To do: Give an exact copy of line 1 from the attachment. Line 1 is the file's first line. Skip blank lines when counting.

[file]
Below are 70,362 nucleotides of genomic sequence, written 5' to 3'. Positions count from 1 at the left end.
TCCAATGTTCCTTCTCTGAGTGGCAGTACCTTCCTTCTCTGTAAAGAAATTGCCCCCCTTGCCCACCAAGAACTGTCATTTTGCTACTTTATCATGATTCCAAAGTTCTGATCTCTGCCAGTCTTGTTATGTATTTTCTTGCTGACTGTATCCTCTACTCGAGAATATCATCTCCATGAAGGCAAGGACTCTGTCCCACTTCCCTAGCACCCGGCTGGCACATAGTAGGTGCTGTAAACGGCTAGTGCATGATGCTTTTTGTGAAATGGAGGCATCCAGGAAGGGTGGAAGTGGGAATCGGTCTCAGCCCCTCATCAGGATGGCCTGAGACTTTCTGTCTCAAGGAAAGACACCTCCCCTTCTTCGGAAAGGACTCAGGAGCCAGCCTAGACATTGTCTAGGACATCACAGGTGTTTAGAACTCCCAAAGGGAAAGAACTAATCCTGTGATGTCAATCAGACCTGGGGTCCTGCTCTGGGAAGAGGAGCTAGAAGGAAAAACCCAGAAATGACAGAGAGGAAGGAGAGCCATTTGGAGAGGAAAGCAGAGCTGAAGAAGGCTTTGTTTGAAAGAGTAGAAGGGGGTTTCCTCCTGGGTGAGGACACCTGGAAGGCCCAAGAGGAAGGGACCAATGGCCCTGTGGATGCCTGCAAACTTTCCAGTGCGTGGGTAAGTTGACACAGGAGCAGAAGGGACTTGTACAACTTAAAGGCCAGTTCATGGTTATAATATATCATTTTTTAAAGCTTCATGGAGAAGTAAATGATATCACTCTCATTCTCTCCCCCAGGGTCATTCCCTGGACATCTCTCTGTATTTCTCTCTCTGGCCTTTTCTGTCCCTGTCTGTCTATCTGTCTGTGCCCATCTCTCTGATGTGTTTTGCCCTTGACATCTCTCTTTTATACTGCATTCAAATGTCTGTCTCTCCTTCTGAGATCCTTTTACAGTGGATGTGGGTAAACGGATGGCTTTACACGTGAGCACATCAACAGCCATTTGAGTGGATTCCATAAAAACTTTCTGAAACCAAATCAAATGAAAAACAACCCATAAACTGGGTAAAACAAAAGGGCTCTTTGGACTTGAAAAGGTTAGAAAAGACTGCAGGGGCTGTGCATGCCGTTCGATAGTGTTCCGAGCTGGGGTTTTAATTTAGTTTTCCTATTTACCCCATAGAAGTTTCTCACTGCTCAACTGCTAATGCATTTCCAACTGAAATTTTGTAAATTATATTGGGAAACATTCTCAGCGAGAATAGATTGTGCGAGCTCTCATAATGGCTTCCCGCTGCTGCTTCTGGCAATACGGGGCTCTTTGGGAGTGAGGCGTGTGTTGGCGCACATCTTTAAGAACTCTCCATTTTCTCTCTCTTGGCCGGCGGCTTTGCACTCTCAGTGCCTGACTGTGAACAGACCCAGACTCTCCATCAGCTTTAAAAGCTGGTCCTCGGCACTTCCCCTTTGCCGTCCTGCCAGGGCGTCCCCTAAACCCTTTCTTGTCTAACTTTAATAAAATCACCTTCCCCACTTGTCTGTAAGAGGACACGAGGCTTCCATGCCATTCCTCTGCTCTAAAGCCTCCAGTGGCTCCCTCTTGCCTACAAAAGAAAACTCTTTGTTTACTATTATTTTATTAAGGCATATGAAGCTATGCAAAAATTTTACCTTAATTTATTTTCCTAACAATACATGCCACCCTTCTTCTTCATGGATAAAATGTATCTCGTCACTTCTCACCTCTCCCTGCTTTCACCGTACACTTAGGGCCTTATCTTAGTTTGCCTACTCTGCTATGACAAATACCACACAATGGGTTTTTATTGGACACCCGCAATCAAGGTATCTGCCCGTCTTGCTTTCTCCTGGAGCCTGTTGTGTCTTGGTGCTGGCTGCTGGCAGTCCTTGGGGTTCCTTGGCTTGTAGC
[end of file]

Below are 70,362 nucleotides of genomic sequence, written 5' to 3'. Positions count from 1 at the left end.